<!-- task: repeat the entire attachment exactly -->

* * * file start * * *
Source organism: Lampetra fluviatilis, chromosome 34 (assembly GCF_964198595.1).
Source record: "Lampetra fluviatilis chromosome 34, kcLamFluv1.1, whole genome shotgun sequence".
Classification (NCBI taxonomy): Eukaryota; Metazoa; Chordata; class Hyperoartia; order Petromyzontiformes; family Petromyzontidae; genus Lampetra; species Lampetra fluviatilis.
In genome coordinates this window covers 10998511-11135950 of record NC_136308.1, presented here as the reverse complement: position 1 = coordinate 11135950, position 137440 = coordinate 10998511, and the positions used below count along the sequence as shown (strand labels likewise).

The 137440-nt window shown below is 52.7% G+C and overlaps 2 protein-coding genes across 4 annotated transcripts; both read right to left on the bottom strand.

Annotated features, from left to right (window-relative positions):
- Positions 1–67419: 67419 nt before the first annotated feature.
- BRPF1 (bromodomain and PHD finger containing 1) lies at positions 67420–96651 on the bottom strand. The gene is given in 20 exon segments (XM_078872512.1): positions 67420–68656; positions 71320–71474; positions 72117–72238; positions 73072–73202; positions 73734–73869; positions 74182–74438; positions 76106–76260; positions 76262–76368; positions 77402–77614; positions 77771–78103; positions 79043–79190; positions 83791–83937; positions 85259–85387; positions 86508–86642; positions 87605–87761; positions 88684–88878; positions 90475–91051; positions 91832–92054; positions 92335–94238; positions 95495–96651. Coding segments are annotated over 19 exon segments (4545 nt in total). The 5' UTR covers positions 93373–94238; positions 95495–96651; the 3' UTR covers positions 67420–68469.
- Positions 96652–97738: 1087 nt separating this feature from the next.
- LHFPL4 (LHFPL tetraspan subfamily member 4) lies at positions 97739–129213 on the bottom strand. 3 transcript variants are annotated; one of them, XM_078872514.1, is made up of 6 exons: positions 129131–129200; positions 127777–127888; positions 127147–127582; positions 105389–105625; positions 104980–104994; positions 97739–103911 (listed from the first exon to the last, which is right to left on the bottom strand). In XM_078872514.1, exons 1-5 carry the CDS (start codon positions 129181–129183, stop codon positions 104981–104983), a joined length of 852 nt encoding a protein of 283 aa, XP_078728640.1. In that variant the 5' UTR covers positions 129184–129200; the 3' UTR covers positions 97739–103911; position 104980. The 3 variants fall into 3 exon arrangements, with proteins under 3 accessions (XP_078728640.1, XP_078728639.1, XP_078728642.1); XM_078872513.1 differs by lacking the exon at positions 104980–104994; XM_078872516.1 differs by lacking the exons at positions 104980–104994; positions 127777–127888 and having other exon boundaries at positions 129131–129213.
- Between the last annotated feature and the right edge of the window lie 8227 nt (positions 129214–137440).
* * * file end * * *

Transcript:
Source organism: Lampetra fluviatilis, chromosome 34 (assembly GCF_964198595.1).
Source record: "Lampetra fluviatilis chromosome 34, kcLamFluv1.1, whole genome shotgun sequence".
Classification (NCBI taxonomy): Eukaryota; Metazoa; Chordata; class Hyperoartia; order Petromyzontiformes; family Petromyzontidae; genus Lampetra; species Lampetra fluviatilis.
In genome coordinates this window covers 10998511-11135950 of record NC_136308.1, presented here as the reverse complement: position 1 = coordinate 11135950, position 137440 = coordinate 10998511, and the positions used below count along the sequence as shown (strand labels likewise).

The 137440-nt window shown below is 52.7% G+C and overlaps 2 protein-coding genes across 4 annotated transcripts; both read right to left on the bottom strand.

Annotated features, from left to right (window-relative positions):
- Positions 1–67419: 67419 nt before the first annotated feature.
- BRPF1 (bromodomain and PHD finger containing 1) lies at positions 67420–96651 on the bottom strand. The gene is given in 20 exon segments (XM_078872512.1): positions 67420–68656; positions 71320–71474; positions 72117–72238; positions 73072–73202; positions 73734–73869; positions 74182–74438; positions 76106–76260; positions 76262–76368; positions 77402–77614; positions 77771–78103; positions 79043–79190; positions 83791–83937; positions 85259–85387; positions 86508–86642; positions 87605–87761; positions 88684–88878; positions 90475–91051; positions 91832–92054; positions 92335–94238; positions 95495–96651. Coding segments are annotated over 19 exon segments (4545 nt in total). The 5' UTR covers positions 93373–94238; positions 95495–96651; the 3' UTR covers positions 67420–68469.
- Positions 96652–97738: 1087 nt separating this feature from the next.
- LHFPL4 (LHFPL tetraspan subfamily member 4) lies at positions 97739–129213 on the bottom strand. 3 transcript variants are annotated; one of them, XM_078872514.1, is made up of 6 exons: positions 129131–129200; positions 127777–127888; positions 127147–127582; positions 105389–105625; positions 104980–104994; positions 97739–103911 (listed from the first exon to the last, which is right to left on the bottom strand). In XM_078872514.1, exons 1-5 carry the CDS (start codon positions 129181–129183, stop codon positions 104981–104983), a joined length of 852 nt encoding a protein of 283 aa, XP_078728640.1. In that variant the 5' UTR covers positions 129184–129200; the 3' UTR covers positions 97739–103911; position 104980. The 3 variants fall into 3 exon arrangements, with proteins under 3 accessions (XP_078728640.1, XP_078728639.1, XP_078728642.1); XM_078872513.1 differs by lacking the exon at positions 104980–104994; XM_078872516.1 differs by lacking the exons at positions 104980–104994; positions 127777–127888 and having other exon boundaries at positions 129131–129213.
- Between the last annotated feature and the right edge of the window lie 8227 nt (positions 129214–137440).